Posted Thursday 24 October 2013
While some students spend their summer break having a holiday or picking up part-time work, Maura Struppl, a final year Forensic Science and Investigative Analysis BSc(Hons) student, chose to spend more than a month in Tennessee at a body farm examining human remains.
Maura applied for a coveted place at the Forensic Anthropology Centre in Knoxville and was accepted on to three different courses - field methods, human identification and forensic taphonomy.
"The centre is a world leader in its field," Maura said. "It was established in 1981 by Dr William Bass, who is very well respected and runs courses for outside students once a year with only around five students per course. Candidates all over the world apply for these few spaces.The centre trains law enforcement officers, FBI agents and coroners in scene-of-crime skills and techniques."
The centre has an outdoor facility where donated bodies are buried or left in conditions that may represent a crime scene. It also houses the Bass Collection, the donated skeletal remains of around 1,000 individuals that are curated with every injury and illness catalogued.
"The courses the centre runs were different to anything I have done before. There is only so much a university in London can do with specimens, but out there we are able to handle bones, examine and compare them from a vast selection. It was invaluable for learning to determine the difference of fragmented bones, often very small, between human and animal bones.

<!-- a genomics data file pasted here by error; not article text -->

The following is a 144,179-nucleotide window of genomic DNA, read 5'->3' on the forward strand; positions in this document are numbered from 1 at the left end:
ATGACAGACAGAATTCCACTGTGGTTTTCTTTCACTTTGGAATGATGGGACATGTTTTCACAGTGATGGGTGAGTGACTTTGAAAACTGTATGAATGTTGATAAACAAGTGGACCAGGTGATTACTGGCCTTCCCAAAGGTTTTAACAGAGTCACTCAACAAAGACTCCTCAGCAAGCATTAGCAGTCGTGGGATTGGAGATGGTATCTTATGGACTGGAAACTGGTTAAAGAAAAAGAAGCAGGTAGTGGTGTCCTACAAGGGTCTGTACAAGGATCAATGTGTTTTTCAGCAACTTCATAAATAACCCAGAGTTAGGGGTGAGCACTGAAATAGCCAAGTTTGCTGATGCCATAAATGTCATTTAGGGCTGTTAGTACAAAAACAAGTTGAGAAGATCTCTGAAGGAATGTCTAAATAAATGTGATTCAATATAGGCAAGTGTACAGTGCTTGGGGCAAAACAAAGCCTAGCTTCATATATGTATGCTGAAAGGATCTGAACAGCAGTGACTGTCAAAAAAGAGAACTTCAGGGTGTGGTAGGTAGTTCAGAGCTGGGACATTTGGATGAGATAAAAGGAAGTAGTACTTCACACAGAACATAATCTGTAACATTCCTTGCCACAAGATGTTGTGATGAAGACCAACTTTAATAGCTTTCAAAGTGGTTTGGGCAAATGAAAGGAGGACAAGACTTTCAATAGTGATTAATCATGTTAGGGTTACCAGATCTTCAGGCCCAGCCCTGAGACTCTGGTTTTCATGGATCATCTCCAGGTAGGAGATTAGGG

"We also learnt how to approach and handle a crime scene as well as how to treat a site, for example as mass-grave or as an archaeological site."
Maura worked as a criminal lawyer in her native Brazil, then as a revenue analyst for the Hilton Hotel for many years in the UK. After leaving hospitality, she decided to return to study in a field that would allow her back into an aspect of criminal law. But how can someone go from those environments to a body farm?
"I had read and prepared a lot before I went so I wasn't too daunted seeing skeletal remains and bodies," Maura explained. "It's actually easier for me than, say, being a paramedic as they work under pressure to save people's lives. In a real crime scene scenario, when someone is already dead, all you can think of is that you are there for the victim and that you have a very important job to do in finding out the circumstances of the person's death. In the case of the body farm, you are there for research and you have an utmost respect for that person for donating their body to science."
Maura is using her work at the body farm for her dissertation in which she hopes to develop methods for better determining the sex of children's skeletal remains.